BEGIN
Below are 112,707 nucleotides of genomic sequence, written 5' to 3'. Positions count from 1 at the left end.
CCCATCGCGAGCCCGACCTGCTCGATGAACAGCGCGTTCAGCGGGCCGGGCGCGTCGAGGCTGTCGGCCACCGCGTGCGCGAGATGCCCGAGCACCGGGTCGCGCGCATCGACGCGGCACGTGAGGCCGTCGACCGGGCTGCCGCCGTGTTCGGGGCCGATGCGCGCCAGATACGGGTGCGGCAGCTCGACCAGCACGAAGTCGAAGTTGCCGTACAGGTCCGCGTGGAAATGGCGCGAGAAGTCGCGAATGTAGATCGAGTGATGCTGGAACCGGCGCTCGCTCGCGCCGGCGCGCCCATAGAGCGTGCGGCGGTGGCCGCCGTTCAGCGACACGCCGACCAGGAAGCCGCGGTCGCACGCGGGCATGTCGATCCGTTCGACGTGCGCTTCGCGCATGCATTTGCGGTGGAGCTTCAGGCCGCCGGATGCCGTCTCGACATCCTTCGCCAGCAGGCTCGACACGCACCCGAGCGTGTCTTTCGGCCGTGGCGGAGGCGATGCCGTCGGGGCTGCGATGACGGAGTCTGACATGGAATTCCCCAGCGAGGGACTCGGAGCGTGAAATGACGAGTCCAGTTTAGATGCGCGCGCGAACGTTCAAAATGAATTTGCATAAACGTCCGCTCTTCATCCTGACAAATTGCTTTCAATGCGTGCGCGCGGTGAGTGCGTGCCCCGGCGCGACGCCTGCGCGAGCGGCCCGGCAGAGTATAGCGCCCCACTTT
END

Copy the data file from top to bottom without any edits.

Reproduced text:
Below are 112,707 nucleotides of genomic sequence, written 5' to 3'. Positions count from 1 at the left end.
CCCATCGCGAGCCCGACCTGCTCGATGAACAGCGCGTTCAGCGGGCCGGGCGCGTCGAGGCTGTCGGCCACCGCGTGCGCGAGATGCCCGAGCACCGGGTCGCGCGCATCGACGCGGCACGTGAGGCCGTCGACCGGGCTGCCGCCGTGTTCGGGGCCGATGCGCGCCAGATACGGGTGCGGCAGCTCGACCAGCACGAAGTCGAAGTTGCCGTACAGGTCCGCGTGGAAATGGCGCGAGAAGTCGCGAATGTAGATCGAGTGATGCTGGAACCGGCGCTCGCTCGCGCCGGCGCGCCCATAGAGCGTGCGGCGGTGGCCGCCGTTCAGCGACACGCCGACCAGGAAGCCGCGGTCGCACGCGGGCATGTCGATCCGTTCGACGTGCGCTTCGCGCATGCATTTGCGGTGGAGCTTCAGGCCGCCGGATGCCGTCTCGACATCCTTCGCCAGCAGGCTCGACACGCACCCGAGCGTGTCTTTCGGCCGTGGCGGAGGCGATGCCGTCGGGGCTGCGATGACGGAGTCTGACATGGAATTCCCCAGCGAGGGACTCGGAGCGTGAAATGACGAGTCCAGTTTAGATGCGCGCGCGAACGTTCAAAATGAATTTGCATAAACGTCCGCTCTTCATCCTGACAAATTGCTTTCAATGCGTGCGCGCGGTGAGTGCGTGCCCCGGCGCGACGCCTGCGCGAGCGGCCCGGCAGAGTATAGCGCCCCACTTT